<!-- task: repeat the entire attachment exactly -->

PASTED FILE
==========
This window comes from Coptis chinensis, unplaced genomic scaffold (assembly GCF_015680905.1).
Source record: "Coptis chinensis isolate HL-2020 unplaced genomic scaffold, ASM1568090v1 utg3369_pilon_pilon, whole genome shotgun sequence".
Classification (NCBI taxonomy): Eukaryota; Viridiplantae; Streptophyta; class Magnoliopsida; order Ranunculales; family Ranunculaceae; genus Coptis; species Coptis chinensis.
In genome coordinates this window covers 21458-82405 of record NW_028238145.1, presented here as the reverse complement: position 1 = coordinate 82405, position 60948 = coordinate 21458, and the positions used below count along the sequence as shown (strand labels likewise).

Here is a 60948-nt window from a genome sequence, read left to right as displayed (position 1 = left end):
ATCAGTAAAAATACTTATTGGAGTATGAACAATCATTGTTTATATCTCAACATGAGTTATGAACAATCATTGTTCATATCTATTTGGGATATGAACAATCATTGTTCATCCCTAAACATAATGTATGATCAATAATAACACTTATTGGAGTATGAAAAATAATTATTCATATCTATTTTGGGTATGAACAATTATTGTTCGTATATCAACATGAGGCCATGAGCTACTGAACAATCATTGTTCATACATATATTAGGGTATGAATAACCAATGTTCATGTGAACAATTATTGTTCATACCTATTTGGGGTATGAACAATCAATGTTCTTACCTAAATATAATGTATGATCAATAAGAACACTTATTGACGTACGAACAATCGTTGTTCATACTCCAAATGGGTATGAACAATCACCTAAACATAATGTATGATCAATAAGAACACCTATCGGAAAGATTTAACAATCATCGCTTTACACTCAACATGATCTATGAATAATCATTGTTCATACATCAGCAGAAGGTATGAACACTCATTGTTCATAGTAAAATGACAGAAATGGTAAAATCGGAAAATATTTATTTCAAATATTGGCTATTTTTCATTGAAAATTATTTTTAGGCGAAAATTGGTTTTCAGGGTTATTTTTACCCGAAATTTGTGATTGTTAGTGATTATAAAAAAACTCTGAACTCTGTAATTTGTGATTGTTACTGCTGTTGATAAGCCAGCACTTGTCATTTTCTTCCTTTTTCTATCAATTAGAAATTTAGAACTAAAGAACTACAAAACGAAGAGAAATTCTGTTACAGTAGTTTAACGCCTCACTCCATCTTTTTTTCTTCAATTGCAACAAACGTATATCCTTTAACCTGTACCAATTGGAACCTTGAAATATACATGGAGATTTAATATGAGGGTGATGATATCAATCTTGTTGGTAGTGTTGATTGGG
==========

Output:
This window comes from Coptis chinensis, unplaced genomic scaffold (assembly GCF_015680905.1).
Source record: "Coptis chinensis isolate HL-2020 unplaced genomic scaffold, ASM1568090v1 utg3369_pilon_pilon, whole genome shotgun sequence".
Classification (NCBI taxonomy): Eukaryota; Viridiplantae; Streptophyta; class Magnoliopsida; order Ranunculales; family Ranunculaceae; genus Coptis; species Coptis chinensis.
In genome coordinates this window covers 21458-82405 of record NW_028238145.1, presented here as the reverse complement: position 1 = coordinate 82405, position 60948 = coordinate 21458, and the positions used below count along the sequence as shown (strand labels likewise).

Here is a 60948-nt window from a genome sequence, read left to right as displayed (position 1 = left end):
ATCAGTAAAAATACTTATTGGAGTATGAACAATCATTGTTTATATCTCAACATGAGTTATGAACAATCATTGTTCATATCTATTTGGGATATGAACAATCATTGTTCATCCCTAAACATAATGTATGATCAATAATAACACTTATTGGAGTATGAAAAATAATTATTCATATCTATTTTGGGTATGAACAATTATTGTTCGTATATCAACATGAGGCCATGAGCTACTGAACAATCATTGTTCATACATATATTAGGGTATGAATAACCAATGTTCATGTGAACAATTATTGTTCATACCTATTTGGGGTATGAACAATCAATGTTCTTACCTAAATATAATGTATGATCAATAAGAACACTTATTGACGTACGAACAATCGTTGTTCATACTCCAAATGGGTATGAACAATCACCTAAACATAATGTATGATCAATAAGAACACCTATCGGAAAGATTTAACAATCATCGCTTTACACTCAACATGATCTATGAATAATCATTGTTCATACATCAGCAGAAGGTATGAACACTCATTGTTCATAGTAAAATGACAGAAATGGTAAAATCGGAAAATATTTATTTCAAATATTGGCTATTTTTCATTGAAAATTATTTTTAGGCGAAAATTGGTTTTCAGGGTTATTTTTACCCGAAATTTGTGATTGTTAGTGATTATAAAAAAACTCTGAACTCTGTAATTTGTGATTGTTACTGCTGTTGATAAGCCAGCACTTGTCATTTTCTTCCTTTTTCTATCAATTAGAAATTTAGAACTAAAGAACTACAAAACGAAGAGAAATTCTGTTACAGTAGTTTAACGCCTCACTCCATCTTTTTTTCTTCAATTGCAACAAACGTATATCCTTTAACCTGTACCAATTGGAACCTTGAAATATACATGGAGATTTAATATGAGGGTGATGATATCAATCTTGTTGGTAGTGTTGATTGGG